Google Glass Or Snapchat: What Do We Want The Internet To Remember?

Posted: Dec 31 2013, 10:06am CST | by , in News

 

 

As it happens regularly, the Internet was full of contradiction on this last week of the year. On one hand, tech media was all over the Internet Archive’s beta site of vintage video games. Jason Scott writes:

Access drives preservation – making these vintage games available to the world, instantly, allows for commentary, education, enjoyment and memory for the history they are a part of.”

And with the anticipation of Google Glass coming to all in 2014, another story that is making the rounds is a video of a bride’s wedding walk, from her own perspective, via the glasses. She tells Mashable:

All my friends told me they were so emotional that they actually forgot walking down the aisle. This was an experience I never want to forget.”

But also this week, Wall Street Journal’s Farhad Manjoo’s piece about Snapchat and the “erasable Internet” continued to resonate. Manjoo writes:

The Forever Internet seemed the only way. Now, with users, investors, and engineers rushing to ephemeral-data apps created in Snapchat’s image, forever-ness isn’t assumed.

The question is not what will be developed — it will all be developed — the question is what we really want. I have personally watched the negative outcomes of a Forever Internet multiple times. It happens when a former student who made the college newspaper through an interview, a heated opinion article or by becoming the news, contacts me to have the article erased from our archives. There it sits, on the front page of Google, whenever their name is searched by a potential boss or new friend or old nemesis. The person has grown up, but that collegiate indiscretion lingers.

I’ve also had an incident on Snapchat, which I use to communicate with nieces and nephews, when a student accidentally sent me pictures of a party night by sending it to all of his connections. When I mentioned it to him, he was terribly embarrassed, though I didn’t really care, but there was comfort in the knowledge that it was gone, at least ostensibly.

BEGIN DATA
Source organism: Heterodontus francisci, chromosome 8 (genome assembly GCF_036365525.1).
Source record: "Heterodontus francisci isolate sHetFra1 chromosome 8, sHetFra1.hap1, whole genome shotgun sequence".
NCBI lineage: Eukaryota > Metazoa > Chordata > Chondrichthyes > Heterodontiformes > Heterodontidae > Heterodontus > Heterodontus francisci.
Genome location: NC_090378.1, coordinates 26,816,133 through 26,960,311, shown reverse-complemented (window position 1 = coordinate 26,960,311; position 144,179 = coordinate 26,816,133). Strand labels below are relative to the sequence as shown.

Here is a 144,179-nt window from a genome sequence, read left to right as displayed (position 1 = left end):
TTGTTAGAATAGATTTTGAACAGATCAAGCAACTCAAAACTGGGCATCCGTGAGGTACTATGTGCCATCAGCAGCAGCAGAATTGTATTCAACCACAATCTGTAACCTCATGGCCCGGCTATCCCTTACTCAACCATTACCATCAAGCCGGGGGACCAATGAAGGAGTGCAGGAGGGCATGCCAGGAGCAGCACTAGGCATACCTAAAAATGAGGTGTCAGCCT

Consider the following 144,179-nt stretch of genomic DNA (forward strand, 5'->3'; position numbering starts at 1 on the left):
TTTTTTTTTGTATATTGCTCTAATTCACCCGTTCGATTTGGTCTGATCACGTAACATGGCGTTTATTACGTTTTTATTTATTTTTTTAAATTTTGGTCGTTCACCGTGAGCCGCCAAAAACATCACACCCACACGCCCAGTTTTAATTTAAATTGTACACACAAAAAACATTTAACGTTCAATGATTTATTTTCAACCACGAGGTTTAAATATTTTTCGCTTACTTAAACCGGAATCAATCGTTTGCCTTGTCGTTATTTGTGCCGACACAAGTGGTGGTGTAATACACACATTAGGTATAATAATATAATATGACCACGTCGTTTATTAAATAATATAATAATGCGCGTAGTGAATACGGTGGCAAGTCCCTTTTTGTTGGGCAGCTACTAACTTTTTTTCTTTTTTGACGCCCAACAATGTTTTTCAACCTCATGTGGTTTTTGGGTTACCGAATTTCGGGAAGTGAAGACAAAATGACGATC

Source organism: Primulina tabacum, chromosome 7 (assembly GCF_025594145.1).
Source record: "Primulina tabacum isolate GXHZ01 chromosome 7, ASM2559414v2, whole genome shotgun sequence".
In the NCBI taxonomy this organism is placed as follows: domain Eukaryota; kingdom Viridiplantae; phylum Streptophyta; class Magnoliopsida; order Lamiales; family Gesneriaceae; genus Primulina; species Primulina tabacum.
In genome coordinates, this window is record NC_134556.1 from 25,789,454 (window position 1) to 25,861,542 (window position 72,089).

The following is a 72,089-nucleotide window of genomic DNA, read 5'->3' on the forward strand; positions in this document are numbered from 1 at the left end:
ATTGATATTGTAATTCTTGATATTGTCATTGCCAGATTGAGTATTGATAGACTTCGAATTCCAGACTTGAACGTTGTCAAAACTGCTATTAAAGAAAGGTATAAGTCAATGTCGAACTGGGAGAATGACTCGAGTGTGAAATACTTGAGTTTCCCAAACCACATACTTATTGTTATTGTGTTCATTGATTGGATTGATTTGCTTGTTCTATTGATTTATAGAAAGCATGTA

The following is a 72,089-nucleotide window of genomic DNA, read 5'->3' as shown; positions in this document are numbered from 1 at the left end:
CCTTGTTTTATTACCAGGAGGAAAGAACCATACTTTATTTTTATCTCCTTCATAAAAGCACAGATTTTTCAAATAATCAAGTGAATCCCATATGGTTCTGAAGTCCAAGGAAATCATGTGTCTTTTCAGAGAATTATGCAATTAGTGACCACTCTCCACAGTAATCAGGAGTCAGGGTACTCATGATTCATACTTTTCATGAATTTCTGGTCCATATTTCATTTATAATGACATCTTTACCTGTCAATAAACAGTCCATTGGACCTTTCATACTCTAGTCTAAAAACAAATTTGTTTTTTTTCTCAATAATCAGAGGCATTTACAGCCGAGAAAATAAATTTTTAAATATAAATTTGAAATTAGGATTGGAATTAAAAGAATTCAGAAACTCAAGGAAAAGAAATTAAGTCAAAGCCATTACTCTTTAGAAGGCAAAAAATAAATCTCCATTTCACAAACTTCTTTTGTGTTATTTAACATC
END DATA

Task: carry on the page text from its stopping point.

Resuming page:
So I get why an Erasable Internet seems like a good idea. And for a lot of the communication we generate over the Internet, perhaps it is. I don’t need to repeat Manjoo’s article, where he weighs the costs and benefits of both kinds of Internet in much the same way I would, and rightly concludes:

Big Snapchat-like growth could mean that we’ll have a Forever Internet and an Erasable Internet living side by side.

That side by side creates a third kind of Internet, which works very much like our long-term memory. It functions within the context of the rest of our lives, our present as well as our past, to maintain and mitigate the parts of our lives worth remembering. As everyone knows, it’s a mysterious system. What we remember and why, how we remember it, is imperfect.

Except it is human. And that side by side dynamic Manjoo considers could be similar — an imperfect, but human, compilation of our personal and collective experiences. It could mean an Internet that helps us remember when need and want to, but also know when it is best to forget, or at least quiet, memories that need not stay on the front page of our digital lives.

Source: Forbes

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